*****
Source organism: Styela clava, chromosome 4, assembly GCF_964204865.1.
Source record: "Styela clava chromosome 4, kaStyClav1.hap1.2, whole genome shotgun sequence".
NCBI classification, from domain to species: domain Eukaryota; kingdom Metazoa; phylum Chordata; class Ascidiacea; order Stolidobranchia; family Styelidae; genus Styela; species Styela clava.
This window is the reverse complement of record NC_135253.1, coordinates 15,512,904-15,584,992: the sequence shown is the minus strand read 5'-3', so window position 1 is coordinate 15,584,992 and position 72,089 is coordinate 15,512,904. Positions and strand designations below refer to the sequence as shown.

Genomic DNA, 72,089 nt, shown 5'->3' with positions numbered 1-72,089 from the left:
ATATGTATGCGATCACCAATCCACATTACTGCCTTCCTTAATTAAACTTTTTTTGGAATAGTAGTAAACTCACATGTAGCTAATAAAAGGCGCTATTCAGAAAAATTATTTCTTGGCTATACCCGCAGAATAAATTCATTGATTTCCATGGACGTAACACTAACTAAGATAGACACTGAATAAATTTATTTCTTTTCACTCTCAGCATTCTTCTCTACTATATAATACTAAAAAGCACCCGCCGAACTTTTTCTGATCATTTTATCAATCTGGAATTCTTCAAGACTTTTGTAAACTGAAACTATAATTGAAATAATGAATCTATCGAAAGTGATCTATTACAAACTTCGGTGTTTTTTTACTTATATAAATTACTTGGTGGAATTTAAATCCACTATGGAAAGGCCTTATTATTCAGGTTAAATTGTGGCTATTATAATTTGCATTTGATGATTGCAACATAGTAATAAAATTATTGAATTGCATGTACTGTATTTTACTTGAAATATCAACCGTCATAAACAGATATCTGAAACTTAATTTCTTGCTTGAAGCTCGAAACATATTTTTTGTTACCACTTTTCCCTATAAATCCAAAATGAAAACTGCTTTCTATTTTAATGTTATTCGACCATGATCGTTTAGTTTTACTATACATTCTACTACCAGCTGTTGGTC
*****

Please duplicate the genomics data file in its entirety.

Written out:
Source organism: Styela clava, chromosome 4, assembly GCF_964204865.1.
Source record: "Styela clava chromosome 4, kaStyClav1.hap1.2, whole genome shotgun sequence".
NCBI classification, from domain to species: domain Eukaryota; kingdom Metazoa; phylum Chordata; class Ascidiacea; order Stolidobranchia; family Styelidae; genus Styela; species Styela clava.
This window is the reverse complement of record NC_135253.1, coordinates 15,512,904-15,584,992: the sequence shown is the minus strand read 5'-3', so window position 1 is coordinate 15,584,992 and position 72,089 is coordinate 15,512,904. Positions and strand designations below refer to the sequence as shown.

Genomic DNA, 72,089 nt, shown 5'->3' with positions numbered 1-72,089 from the left:
ATATGTATGCGATCACCAATCCACATTACTGCCTTCCTTAATTAAACTTTTTTTGGAATAGTAGTAAACTCACATGTAGCTAATAAAAGGCGCTATTCAGAAAAATTATTTCTTGGCTATACCCGCAGAATAAATTCATTGATTTCCATGGACGTAACACTAACTAAGATAGACACTGAATAAATTTATTTCTTTTCACTCTCAGCATTCTTCTCTACTATATAATACTAAAAAGCACCCGCCGAACTTTTTCTGATCATTTTATCAATCTGGAATTCTTCAAGACTTTTGTAAACTGAAACTATAATTGAAATAATGAATCTATCGAAAGTGATCTATTACAAACTTCGGTGTTTTTTTACTTATATAAATTACTTGGTGGAATTTAAATCCACTATGGAAAGGCCTTATTATTCAGGTTAAATTGTGGCTATTATAATTTGCATTTGATGATTGCAACATAGTAATAAAATTATTGAATTGCATGTACTGTATTTTACTTGAAATATCAACCGTCATAAACAGATATCTGAAACTTAATTTCTTGCTTGAAGCTCGAAACATATTTTTTGTTACCACTTTTCCCTATAAATCCAAAATGAAAACTGCTTTCTATTTTAATGTTATTCGACCATGATCGTTTAGTTTTACTATACATTCTACTACCAGCTGTTGGTC